In financial year 2008-09, the House of Lords contributed £312,486 to the Education Service. Other Lords expenditure on visitor services was £289,051 over the same period. This does not include associated security costs or retail and catering costs and revenues.
Mr Ellis Sherwood was convicted and sentenced to imprisonment in July 1988, although he had been in prison on remand since November 1987. Specific information as to whether Mr Sherwood was addicted to drugs at the time he was sentenced to imprisonment is not available.
Professor Peter Lawrence
To ask Her Majesty's Government further to the Written Answer by Lord Drayson on 14 December 2009 (WA 187), what percentage of Professor Lawrence's recommendations have been implemented by the concordat to support the career development of researchers; and how the research councils have responded to the arguments in Professor Lawrence's article online at the PLoS Biology website or by other means. [HL968]
The concordat to support the career development of researchers was launched in 2008. As a result a range of initiatives are being undertaken to address the issues related to Professor Lawrence's concerns about career development for researchers. More details are contained in the first annual report on implementation of the concordat published in December 2009 at http://www.researchconcordat.ac.uk/ documents/FundersForumDecember09.pdf.
The research councils are continually working to improve the peer review system. An important aspect of this work is reducing the burden on the research community.
Town and Village Greens
The review of the framework for registering new town or village greens will consider both whether changes are needed to the existing framework, and possible options for change. Our intention to consult was discussed with the national common land stakeholder group on 7 December 2009. The framework has been discussed extensively with members of the group over the past year, and we hope that they will continue to play a full part in the planned consultation process.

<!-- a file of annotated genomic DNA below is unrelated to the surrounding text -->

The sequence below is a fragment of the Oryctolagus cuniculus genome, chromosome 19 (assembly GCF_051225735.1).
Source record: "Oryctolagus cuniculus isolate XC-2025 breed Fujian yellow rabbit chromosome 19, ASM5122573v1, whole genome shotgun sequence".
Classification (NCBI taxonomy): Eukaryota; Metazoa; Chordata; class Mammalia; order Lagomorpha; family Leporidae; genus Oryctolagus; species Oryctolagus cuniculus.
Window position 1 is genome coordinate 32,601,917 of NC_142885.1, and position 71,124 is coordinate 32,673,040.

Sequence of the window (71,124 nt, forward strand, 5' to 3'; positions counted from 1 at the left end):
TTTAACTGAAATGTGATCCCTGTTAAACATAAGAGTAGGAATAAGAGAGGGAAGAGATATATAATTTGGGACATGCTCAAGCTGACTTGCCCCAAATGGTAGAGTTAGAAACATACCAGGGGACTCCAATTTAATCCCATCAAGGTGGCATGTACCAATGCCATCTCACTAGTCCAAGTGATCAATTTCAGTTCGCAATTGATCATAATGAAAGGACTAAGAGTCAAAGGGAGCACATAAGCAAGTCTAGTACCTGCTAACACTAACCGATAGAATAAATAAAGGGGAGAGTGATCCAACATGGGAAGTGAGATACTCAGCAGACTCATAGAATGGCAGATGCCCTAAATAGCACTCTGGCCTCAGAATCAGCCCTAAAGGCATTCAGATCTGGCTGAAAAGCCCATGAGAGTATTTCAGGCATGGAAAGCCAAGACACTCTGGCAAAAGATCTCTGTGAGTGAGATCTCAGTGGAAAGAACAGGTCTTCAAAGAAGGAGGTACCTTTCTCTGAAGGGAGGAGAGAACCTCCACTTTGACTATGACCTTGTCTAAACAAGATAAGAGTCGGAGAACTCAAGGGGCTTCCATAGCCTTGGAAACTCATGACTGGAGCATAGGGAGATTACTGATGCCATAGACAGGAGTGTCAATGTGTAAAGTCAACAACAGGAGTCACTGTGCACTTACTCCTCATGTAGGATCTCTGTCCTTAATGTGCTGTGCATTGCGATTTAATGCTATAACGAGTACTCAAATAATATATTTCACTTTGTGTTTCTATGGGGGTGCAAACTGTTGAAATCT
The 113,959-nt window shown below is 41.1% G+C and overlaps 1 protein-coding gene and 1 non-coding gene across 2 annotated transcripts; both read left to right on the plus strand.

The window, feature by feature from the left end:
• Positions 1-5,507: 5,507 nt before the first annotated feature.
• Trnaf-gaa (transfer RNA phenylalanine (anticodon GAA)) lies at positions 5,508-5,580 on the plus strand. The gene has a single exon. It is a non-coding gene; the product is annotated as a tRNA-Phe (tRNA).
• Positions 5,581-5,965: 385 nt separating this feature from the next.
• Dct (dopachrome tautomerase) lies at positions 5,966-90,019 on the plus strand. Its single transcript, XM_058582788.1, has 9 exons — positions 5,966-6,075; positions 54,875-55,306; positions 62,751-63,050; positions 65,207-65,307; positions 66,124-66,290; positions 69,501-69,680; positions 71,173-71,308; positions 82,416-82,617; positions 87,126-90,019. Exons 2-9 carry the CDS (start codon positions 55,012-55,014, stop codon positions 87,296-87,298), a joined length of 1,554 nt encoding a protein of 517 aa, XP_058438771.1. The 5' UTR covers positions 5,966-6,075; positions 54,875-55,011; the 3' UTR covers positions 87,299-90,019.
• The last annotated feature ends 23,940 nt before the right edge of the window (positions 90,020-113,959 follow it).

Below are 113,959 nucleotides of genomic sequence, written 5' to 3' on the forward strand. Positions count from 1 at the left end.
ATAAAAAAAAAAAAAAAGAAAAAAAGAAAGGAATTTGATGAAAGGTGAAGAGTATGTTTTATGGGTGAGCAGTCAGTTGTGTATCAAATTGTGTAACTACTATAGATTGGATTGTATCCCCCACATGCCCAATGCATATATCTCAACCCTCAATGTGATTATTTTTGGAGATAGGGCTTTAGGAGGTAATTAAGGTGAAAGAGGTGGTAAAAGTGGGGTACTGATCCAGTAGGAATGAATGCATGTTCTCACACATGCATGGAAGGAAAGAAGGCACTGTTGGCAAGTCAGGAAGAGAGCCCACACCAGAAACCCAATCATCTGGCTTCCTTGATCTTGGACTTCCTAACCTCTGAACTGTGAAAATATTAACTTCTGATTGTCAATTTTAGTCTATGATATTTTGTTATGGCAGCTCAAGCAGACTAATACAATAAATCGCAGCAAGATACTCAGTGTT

To ask Her Majesty's Government what will be the timescale and cost of the proposed consultation in spring 2010 on whether to reform the town and village greens registration system; and whether the consultation will include all commons or only town and village greens. [HL962]
The consultation will relate solely to town or village greens, and is expected to begin in March 2010 and remain open for a minimum of 12 weeks. The costs of the consultation are not yet known, but are expected to be minimal, and will be accommodated within existing budgets.
To ask Her Majesty's Government what representations they received on the town and village greens registration system between the implementation of Section 15 of the Commons Act 2006 and the commissioning of the Study of Determined Town and Village Green Applications, produced by Countryside and Community Research Institute and Asken Limited. [HL963]
My department has received many representations about the framework for registering new town or village greens, and particularly requests for assistance and explanation from members of the public. We have also received representations from Members of Parliament, local authorities and others about the consequences of applications for registration, in so far as they affect local authorities, landowners and others.
We will consider options for better integration between the framework for registering new town or village greens and the planning system, as part of our forthcoming review of the framework. Those options will have regard to the recommendations to secure better integration included in the report prepared by the Countryside and Community Research Institute and Asken Ltd.
The Foreign and Commonwealth Office has not received any information that Turkey is developing the technology necessary to manufacture nuclear weapons. Turkey is a signatory to the non-proliferation treaty and as such has agreed not to develop such weapons. Turkey has civil nuclear sites declared to the International Atomic Energy Agency under safeguards and brought an additional protocol into force in 2001 providing the highest standards of transparency.
The Government are aware that several EU member states have adopted legislation recognising the crimes and massacres of 1915 and 1916 as genocide. Terrible suffering was inflicted on Armenians living in the Ottoman Empire in the early 20th century. We must ensure that the victims of that suffering are not forgotten. The Government's main concern is how we can ensure that the lessons are learnt and relationships are rebuilt to ensure a peaceful and secure future for everyone living in the region.
For this reason, we believe that it is first and foremost for the Turkish and Armenian people to address their common history. We welcome the recent signature of protocols on establishing and developing relations between Turkey and Armenia as an important step in this direction. In particular, we welcome the fact that the protocols provide for an intergovernmental sub-committee to examine historical issues. It is important that this process is owned by the parties directly concerned.